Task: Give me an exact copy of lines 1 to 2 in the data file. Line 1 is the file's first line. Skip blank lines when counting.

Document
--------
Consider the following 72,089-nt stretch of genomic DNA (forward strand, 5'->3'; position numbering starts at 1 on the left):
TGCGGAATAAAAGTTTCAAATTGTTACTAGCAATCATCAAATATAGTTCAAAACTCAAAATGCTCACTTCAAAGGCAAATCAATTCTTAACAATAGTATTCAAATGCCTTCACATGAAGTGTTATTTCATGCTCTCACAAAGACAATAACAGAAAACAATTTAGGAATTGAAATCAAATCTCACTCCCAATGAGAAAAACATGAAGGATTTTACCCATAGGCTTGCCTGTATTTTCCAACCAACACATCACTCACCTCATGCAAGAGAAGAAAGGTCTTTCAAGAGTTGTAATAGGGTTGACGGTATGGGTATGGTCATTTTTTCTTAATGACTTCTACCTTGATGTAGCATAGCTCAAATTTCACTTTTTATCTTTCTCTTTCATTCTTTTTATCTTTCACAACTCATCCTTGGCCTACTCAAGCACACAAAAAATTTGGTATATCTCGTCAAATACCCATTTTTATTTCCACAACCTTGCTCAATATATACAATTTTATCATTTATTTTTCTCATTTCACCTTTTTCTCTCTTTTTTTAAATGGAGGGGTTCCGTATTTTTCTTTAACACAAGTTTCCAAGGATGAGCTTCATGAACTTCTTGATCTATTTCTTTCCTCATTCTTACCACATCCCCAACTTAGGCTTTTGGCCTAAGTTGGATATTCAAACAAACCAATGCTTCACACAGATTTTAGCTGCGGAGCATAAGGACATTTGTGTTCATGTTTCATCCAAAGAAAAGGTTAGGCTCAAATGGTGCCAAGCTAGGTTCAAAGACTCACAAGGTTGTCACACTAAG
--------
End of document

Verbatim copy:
Consider the following 72,089-nt stretch of genomic DNA (forward strand, 5'->3'; position numbering starts at 1 on the left):
TGCGGAATAAAAGTTTCAAATTGTTACTAGCAATCATCAAATATAGTTCAAAACTCAAAATGCTCACTTCAAAGGCAAATCAATTCTTAACAATAGTATTCAAATGCCTTCACATGAAGTGTTATTTCATGCTCTCACAAAGACAATAACAGAAAACAATTTAGGAATTGAAATCAAATCTCACTCCCAATGAGAAAAACATGAAGGATTTTACCCATAGGCTTGCCTGTATTTTCCAACCAACACATCACTCACCTCATGCAAGAGAAGAAAGGTCTTTCAAGAGTTGTAATAGGGTTGACGGTATGGGTATGGTCATTTTTTCTTAATGACTTCTACCTTGATGTAGCATAGCTCAAATTTCACTTTTTATCTTTCTCTTTCATTCTTTTTATCTTTCACAACTCATCCTTGGCCTACTCAAGCACACAAAAAATTTGGTATATCTCGTCAAATACCCATTTTTATTTCCACAACCTTGCTCAATATATACAATTTTATCATTTATTTTTCTCATTTCACCTTTTTCTCTCTTTTTTTAAATGGAGGGGTTCCGTATTTTTCTTTAACACAAGTTTCCAAGGATGAGCTTCATGAACTTCTTGATCTATTTCTTTCCTCATTCTTACCACATCCCCAACTTAGGCTTTTGGCCTAAGTTGGATATTCAAACAAACCAATGCTTCACACAGATTTTAGCTGCGGAGCATAAGGACATTTGTGTTCATGTTTCATCCAAAGAAAAGGTTAGGCTCAAATGGTGCCAAGCTAGGTTCAAAGACTCACAAGGTTGTCACACTAAG